Many of you have asked whatever happened to the little 1920s bungalow we were restoring. Have we finished it? No, we haven’t yet – although we are now very, very close! We will move in prior to Thanksgiving 2014, whether it is completely finished or not. As you can imagine, we are currently in a race against time to get it done. Just to bring you up-to-speed, I’ll tell you how we started this labor of love.
Greg and I just love old things, and especially old houses. One crisp day in late September 2011 we were out with our dogs Jake and Rudy on our favorite dog-walking street. (Jake and Rudy like the street too, so that’s always a good omen.) The road is in a historic neighborhood here in Newberry, and as we wandered along we saw a “For Sale By Owner” sign outside a 1920s bungalow.
We had noticed this bungalow before when we walked past, and we always thought it had great bones, but we had also wondered why the owner didn’t seem to take better care of it. As I explained in my very first blog post on our 1920s bungalow renovation, the front yard was a mess and the back yard was literally a huge, overgrown jungle of poison ivy. Still, we were curious enough to want to see the inside.
What a disaster! There were horrible paint choices, yucky flooring, ugly paneling, and nasty kitchen cabinets. There was only one tiny bathroom that seemed it would soon fall through the floor.Add to that a burned out fireplace, a dilapidated lean-to garage, and a stairway that lead to an uncompleted renovation project in the attic. You can see the full interior horror story in my Look Inside the 1920s bungalow posts.
Of course, our minds were racing. If we took out a fireplace here, moved walls there, added bathrooms, finished the attic to make a guest bedroom, added a charming, custom kitchen, and cleaned up the yard – it could be a showplace!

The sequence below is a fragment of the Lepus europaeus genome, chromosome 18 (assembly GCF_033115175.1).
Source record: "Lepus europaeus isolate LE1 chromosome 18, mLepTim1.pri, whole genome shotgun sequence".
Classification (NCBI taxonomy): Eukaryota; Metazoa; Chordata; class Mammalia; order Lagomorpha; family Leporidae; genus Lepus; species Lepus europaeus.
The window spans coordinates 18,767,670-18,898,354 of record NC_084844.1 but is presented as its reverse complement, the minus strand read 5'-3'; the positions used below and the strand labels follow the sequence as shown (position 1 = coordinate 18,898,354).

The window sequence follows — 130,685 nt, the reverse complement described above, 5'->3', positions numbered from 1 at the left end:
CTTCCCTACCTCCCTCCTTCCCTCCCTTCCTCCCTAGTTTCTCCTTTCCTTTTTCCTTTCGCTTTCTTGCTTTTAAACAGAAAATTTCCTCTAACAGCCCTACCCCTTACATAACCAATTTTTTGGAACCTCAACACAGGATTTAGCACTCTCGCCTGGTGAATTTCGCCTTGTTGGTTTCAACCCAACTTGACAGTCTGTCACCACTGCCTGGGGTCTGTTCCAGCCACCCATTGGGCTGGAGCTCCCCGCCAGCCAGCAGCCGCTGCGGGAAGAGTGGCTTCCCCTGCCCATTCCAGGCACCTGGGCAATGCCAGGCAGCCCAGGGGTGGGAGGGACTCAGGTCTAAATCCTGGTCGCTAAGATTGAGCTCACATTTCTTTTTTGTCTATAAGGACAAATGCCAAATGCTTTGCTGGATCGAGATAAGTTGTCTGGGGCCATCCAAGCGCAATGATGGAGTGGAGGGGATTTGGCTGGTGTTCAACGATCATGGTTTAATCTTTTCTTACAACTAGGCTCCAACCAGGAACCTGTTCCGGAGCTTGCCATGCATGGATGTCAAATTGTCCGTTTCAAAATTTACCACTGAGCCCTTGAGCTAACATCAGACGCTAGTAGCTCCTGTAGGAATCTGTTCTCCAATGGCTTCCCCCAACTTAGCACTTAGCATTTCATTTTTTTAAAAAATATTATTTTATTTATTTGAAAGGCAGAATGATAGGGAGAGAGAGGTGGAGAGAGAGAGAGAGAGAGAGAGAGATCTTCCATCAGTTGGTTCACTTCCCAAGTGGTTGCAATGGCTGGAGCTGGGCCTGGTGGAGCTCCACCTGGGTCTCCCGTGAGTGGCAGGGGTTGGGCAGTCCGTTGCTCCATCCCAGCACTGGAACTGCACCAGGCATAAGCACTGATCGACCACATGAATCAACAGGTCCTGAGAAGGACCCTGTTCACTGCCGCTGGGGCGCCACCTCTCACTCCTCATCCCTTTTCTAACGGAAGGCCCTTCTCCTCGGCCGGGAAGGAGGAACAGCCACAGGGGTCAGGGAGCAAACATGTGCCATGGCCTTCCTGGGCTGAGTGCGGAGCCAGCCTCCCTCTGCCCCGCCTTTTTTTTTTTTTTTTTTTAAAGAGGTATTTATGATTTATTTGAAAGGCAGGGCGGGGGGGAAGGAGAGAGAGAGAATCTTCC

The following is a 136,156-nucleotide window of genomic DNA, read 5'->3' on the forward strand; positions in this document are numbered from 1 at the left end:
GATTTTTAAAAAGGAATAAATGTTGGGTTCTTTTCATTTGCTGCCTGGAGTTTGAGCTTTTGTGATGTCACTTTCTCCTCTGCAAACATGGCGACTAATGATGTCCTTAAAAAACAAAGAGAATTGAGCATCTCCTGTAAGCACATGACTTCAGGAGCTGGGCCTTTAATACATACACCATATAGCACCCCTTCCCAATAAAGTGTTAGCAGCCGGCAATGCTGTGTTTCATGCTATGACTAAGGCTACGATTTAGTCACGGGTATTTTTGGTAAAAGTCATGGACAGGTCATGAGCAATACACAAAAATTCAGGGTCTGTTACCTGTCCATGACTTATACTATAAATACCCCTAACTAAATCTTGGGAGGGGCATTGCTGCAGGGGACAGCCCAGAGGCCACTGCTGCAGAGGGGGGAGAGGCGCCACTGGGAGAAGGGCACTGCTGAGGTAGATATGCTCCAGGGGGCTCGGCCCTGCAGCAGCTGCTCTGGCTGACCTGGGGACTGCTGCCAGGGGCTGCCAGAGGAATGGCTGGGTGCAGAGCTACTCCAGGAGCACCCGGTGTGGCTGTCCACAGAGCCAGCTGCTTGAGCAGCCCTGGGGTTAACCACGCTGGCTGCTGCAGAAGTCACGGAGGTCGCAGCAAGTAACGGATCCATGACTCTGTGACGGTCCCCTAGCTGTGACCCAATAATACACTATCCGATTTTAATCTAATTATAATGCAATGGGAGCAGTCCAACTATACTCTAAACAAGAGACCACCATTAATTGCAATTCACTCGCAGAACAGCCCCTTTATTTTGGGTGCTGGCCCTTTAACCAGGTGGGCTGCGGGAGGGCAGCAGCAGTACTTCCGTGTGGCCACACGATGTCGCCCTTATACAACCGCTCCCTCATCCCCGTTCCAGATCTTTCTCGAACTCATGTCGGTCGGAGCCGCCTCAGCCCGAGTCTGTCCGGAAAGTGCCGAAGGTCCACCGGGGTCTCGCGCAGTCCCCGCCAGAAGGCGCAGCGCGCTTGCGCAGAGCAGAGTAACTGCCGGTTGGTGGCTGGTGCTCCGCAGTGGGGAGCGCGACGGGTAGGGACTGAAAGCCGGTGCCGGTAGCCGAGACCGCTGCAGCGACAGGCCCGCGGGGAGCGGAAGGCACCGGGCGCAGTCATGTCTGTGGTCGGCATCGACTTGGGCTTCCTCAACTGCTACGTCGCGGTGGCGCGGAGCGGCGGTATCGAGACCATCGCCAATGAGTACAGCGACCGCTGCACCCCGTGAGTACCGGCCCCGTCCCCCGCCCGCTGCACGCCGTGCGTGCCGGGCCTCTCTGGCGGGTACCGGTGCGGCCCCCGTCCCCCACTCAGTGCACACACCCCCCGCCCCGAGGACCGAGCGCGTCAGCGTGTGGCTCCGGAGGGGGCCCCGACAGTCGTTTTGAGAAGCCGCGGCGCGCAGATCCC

We mulled it over for a few days and then, much like our decision to start EuroLux, we decided we just had to take the plunge. That little house needed some love! We planned to do much of the work ourselves, with the help of our cherished handyman, Frank. We planned that we would do it over time. But when we stepped inside that front door, we just didn’t know the house would turn into a three-year project!
We purchased our little money pit in October 2011 and immediately went to work ripping it apart. As part of the demolition work on the bungalow, we took it down to the studs and joists, and even survived a killer bruise and a few broken ribs. We pulled down the false popcorn-textured ceiling and found original beadboard ceilings. Wait until you see how beautifully they have turned out!
My post on Our Vintage Bungalow Renovations Part 2 tells you about some of the other renovations. Ready or not, we can’t wait to move in!
Aimee owns EuroLuxHome.com with her husband and best friend, Greg. Aimee sources amazing antique furniture, vintage lighting, & high-quality reproduction furniture to help her customers decorate their homes in a unique way. She loves her 8 (you read that right) fuzzy children and is renovating a 1920s bungalow in South Carolina. Find us on Facebook or connect with Aimee on Google+ Or you can sign up here to receive this blog in your inbox.